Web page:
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Spill the Chai: On racism in elections

By Aymen Sherwani, October 4 2019—

Elections are probably the only time of the year when you get to see the true colours of the people around you. The 2019 Alberta General election — held last April — not only brought back a right-wing majority to the Legislative Assembly but also the return of alt-right, anti-immigrant sentiment to the province. This was the case last March when a member of the National Citizen’s Alliance (NCA) verbally harassed people of colour at the Genesis Centre, located in one of the most culturally diverse areas in the city, blaming the government for turning Alberta into a “UN refugee camp.” 

To add fuel to the fire, for a lot of people here, the Trudeau blackface incident hits home. A lot of South Asian students at the University of Calgary who have already ruled out the Conservative Party from their votes because of UCP tuition slashes, are now questioning whether the Liberal Party is a better option after a photo of their party leader mocking the colour of their skin resurfaced. Many students claim that they don’t plan on voting at all. 

When it comes down to actually running for office, minority candidates in elections experience a significant level of scrutiny in comparison to white male candidates, and not just for their portfolios and platforms. In the light of the upcoming Canadian federal election, the anti-immigrant sentiment in Calgary has become such a rampant issue to the point that Gurinder Singh Gill, NDP candidate for Calgary Skyview, has had his campaign boards vandalised with racist rhetoric like “Go Back, MF,” targeting the fact that he is a Sikh man who wears a turban. This degree of systemic racism is a phenomenon exclusive to people of colour. People never claim to hate a white candidate because he happens to be Irish in the same way they do for candidates who have darker skin and are unapologetic about showcasing their culture.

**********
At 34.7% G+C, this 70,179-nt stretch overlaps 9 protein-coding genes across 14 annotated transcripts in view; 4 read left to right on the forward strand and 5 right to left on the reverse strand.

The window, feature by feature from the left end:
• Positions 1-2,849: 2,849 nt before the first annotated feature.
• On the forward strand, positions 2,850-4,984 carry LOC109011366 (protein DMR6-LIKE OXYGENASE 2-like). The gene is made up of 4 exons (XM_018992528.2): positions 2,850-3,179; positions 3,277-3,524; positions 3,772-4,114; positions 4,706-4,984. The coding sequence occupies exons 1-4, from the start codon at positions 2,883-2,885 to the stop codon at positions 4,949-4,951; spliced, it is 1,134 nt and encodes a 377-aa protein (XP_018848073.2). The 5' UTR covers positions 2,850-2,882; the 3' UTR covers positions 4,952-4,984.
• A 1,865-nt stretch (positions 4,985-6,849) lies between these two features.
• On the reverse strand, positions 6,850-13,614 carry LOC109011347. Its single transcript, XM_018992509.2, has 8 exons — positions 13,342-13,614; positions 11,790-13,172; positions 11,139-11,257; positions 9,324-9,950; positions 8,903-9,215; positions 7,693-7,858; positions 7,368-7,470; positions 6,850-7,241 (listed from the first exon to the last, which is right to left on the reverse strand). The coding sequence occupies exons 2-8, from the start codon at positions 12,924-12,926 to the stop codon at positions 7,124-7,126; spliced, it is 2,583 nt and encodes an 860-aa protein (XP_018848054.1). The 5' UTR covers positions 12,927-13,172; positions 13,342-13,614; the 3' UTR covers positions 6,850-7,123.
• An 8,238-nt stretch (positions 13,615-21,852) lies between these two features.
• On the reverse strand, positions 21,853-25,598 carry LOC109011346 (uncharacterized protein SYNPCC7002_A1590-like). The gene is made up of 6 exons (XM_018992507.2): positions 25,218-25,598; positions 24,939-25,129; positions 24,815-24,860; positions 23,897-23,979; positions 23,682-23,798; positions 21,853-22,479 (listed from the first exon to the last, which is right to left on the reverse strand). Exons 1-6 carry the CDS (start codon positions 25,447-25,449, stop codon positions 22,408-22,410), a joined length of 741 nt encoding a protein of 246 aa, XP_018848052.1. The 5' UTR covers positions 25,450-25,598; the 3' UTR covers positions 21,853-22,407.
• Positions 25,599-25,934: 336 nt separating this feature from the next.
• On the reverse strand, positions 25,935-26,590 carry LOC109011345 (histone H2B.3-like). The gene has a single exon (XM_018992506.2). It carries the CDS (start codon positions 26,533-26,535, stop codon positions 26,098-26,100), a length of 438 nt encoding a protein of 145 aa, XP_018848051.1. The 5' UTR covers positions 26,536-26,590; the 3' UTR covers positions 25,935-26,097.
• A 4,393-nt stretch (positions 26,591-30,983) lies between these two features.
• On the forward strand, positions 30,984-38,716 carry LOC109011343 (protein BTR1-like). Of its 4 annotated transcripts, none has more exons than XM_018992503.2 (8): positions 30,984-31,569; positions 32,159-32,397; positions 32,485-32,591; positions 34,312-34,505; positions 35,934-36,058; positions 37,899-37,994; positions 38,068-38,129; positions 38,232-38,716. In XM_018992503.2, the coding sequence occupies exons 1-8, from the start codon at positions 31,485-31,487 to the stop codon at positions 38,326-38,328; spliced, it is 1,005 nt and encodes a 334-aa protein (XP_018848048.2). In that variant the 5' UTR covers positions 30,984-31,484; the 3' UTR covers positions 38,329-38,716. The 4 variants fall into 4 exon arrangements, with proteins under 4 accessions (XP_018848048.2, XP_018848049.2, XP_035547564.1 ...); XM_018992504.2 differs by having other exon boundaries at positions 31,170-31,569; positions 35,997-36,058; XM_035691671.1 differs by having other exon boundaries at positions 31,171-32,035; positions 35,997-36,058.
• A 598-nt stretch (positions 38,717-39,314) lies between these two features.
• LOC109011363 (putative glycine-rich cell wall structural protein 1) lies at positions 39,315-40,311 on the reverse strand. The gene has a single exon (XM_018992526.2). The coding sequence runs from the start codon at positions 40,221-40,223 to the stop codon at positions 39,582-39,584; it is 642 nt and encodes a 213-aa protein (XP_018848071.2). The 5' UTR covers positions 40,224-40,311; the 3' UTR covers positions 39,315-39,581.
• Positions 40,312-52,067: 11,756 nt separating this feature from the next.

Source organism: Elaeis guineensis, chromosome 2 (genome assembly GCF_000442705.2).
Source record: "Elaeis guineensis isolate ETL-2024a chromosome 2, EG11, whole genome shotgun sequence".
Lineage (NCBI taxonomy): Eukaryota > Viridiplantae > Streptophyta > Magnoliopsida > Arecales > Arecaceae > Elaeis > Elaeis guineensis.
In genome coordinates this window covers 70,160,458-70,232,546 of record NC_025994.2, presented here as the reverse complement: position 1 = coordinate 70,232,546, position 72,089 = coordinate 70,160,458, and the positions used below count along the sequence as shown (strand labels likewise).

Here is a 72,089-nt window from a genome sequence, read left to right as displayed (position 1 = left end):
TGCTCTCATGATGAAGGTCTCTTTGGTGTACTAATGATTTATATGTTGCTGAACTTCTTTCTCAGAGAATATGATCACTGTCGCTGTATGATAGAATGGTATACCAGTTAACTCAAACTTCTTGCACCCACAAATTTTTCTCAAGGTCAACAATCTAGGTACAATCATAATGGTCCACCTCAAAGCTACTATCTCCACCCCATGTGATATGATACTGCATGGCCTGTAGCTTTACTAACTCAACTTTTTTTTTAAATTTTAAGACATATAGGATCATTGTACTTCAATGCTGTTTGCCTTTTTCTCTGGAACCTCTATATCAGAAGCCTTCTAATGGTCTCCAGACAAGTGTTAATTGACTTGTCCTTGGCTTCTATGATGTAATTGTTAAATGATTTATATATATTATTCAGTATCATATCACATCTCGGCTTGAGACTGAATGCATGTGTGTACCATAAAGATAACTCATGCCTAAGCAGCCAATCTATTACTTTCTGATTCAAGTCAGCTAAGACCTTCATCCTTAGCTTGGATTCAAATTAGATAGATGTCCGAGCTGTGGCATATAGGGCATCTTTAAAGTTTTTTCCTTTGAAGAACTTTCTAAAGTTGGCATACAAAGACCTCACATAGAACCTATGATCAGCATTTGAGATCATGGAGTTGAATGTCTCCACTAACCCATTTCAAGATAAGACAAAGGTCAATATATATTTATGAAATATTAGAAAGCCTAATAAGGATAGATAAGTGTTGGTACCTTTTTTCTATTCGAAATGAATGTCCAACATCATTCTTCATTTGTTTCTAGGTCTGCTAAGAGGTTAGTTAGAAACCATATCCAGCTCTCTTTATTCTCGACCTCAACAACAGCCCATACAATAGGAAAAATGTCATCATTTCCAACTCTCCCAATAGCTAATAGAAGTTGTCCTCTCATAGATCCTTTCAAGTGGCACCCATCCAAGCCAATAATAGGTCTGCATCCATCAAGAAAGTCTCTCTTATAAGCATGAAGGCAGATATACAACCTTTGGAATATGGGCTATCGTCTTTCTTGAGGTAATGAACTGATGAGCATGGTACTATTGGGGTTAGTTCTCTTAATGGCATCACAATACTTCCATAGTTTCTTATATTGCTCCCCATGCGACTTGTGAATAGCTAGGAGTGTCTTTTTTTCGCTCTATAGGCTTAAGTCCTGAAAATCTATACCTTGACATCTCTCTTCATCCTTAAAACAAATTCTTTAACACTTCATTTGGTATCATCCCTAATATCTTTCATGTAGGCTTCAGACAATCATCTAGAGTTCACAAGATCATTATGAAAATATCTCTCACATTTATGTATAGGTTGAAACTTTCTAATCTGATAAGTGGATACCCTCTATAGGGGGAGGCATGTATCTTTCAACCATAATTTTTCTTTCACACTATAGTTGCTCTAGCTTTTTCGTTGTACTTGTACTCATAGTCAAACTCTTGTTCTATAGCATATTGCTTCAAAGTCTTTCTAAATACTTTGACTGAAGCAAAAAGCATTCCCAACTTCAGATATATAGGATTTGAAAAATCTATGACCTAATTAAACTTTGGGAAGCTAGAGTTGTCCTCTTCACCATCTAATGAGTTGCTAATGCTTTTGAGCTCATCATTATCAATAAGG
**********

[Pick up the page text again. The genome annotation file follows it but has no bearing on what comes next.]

The Gauntlet spoke with Gill about the incident, his decision to run for office and the importance of people of colour to be involved in local politics, despite the odds being against them. Here’s what the Calgary Skyview candidate had to say.

The Gauntlet: What were your initial reactions to finding out that your campaign boards had been vandalised? 

Gurinder Singh Gill: People had told me that my signs would get vandalized before I had even made up my mind to run for office. I expected it to happen and for my boards to be taken down, but I didn’t know that it would go to that extent of the full-on racist comments. We were joking around about what’s the worst that anyone could do, like draw a moustache on my face? Because that’s what I’ve seen before, but this just took it to a whole new level.  

G: How has this impacted your work and how you interact with your constituents?